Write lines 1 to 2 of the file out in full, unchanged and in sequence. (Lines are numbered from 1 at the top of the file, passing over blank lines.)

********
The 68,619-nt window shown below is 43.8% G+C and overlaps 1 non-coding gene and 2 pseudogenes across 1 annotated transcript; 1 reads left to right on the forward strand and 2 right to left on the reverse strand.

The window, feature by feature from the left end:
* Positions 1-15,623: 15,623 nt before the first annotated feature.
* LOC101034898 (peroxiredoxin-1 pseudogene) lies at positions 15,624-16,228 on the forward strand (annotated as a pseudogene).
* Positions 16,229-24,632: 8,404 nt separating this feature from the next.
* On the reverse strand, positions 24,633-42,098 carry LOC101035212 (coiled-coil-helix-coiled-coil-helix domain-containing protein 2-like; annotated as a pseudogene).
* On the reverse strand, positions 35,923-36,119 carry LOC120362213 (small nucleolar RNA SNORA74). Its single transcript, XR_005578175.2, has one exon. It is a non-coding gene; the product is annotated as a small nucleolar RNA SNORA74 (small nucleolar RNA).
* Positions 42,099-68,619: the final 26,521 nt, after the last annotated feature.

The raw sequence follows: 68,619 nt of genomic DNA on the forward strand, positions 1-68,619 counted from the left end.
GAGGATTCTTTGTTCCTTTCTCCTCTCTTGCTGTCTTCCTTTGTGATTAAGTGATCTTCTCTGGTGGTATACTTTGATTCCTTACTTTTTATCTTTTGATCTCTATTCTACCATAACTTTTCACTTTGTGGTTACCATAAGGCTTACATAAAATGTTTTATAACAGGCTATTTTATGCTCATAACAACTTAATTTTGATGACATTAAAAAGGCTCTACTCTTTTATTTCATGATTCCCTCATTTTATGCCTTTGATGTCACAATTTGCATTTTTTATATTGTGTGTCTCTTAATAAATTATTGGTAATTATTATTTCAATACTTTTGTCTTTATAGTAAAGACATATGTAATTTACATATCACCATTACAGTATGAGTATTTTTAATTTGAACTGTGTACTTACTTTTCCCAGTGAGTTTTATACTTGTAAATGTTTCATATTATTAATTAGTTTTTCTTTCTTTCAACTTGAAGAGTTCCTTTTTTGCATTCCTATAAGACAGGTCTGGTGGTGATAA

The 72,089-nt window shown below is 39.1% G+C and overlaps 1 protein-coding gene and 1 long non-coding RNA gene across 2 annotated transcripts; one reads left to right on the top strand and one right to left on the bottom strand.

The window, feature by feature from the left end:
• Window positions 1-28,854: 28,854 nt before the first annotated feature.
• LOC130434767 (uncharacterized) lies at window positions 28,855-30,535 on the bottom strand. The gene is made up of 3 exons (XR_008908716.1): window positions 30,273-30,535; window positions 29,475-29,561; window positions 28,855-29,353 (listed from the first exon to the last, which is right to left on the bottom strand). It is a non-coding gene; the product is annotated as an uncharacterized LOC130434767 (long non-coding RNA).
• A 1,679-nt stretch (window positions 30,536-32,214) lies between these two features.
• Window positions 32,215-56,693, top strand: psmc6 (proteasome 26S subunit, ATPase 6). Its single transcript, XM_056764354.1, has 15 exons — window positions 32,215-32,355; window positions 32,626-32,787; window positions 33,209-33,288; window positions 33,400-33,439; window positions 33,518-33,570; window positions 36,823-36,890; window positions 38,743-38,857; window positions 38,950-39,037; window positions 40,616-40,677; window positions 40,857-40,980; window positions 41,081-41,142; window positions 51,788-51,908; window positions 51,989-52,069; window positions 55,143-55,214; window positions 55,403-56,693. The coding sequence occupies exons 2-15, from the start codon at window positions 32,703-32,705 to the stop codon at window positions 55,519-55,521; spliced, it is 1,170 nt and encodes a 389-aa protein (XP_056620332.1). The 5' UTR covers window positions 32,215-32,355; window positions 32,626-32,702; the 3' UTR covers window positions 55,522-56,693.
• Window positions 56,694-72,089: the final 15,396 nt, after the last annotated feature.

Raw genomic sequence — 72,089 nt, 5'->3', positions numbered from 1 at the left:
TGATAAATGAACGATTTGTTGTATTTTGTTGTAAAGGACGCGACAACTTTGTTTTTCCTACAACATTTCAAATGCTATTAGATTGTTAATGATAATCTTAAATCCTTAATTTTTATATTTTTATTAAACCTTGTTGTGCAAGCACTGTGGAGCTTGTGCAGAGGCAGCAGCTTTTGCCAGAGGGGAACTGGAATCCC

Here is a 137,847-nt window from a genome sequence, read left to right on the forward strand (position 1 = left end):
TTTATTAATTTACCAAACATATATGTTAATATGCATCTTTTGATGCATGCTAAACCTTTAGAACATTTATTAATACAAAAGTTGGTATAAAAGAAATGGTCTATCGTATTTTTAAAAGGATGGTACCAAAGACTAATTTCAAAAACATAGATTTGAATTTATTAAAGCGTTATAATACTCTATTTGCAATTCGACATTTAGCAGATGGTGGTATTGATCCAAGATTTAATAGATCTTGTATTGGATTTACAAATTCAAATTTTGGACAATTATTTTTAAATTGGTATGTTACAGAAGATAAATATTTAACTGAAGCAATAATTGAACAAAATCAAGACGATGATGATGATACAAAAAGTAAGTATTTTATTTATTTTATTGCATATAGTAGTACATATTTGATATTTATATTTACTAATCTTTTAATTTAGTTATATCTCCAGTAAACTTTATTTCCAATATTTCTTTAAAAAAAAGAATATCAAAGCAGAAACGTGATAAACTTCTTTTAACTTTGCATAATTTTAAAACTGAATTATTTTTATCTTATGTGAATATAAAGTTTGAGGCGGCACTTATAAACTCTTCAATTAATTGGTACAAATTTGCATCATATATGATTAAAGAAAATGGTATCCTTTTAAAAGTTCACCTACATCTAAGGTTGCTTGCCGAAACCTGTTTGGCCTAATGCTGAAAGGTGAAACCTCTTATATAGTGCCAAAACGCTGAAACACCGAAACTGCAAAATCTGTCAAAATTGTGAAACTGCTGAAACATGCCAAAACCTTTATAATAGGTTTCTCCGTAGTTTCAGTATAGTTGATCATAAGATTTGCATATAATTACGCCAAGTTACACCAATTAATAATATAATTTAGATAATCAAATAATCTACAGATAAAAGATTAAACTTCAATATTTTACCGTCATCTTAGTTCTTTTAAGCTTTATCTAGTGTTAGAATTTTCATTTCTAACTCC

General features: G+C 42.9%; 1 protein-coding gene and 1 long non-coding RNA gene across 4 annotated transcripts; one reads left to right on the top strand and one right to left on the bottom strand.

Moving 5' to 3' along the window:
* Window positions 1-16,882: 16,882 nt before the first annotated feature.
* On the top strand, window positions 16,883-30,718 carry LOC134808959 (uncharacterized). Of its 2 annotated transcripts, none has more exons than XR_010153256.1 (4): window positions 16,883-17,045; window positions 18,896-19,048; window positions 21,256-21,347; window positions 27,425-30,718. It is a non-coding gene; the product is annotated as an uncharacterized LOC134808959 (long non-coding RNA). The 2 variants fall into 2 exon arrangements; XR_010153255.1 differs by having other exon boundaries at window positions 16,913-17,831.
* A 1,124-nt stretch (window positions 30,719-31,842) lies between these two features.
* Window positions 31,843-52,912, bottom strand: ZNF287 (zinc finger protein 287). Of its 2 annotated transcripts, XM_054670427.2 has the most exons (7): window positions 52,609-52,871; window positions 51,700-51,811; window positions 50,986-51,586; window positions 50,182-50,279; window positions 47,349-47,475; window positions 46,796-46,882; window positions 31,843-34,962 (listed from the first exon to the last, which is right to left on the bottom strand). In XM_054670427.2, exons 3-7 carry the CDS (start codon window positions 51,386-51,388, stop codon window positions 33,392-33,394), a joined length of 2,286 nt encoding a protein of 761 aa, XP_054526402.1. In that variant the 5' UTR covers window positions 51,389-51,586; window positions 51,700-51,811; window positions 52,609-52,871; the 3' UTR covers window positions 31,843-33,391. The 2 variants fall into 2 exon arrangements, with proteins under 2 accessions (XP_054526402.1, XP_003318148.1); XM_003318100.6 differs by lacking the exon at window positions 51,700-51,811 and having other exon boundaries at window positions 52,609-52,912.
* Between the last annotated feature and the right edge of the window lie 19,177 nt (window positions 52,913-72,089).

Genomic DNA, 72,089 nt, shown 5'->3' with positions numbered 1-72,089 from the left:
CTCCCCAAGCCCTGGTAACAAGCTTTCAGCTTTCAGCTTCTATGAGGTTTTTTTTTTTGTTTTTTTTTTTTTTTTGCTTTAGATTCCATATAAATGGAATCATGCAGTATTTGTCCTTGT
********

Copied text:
The 68,619-nt window shown below is 43.8% G+C and overlaps 1 non-coding gene and 2 pseudogenes across 1 annotated transcript; 1 reads left to right on the forward strand and 2 right to left on the reverse strand.

The window, feature by feature from the left end: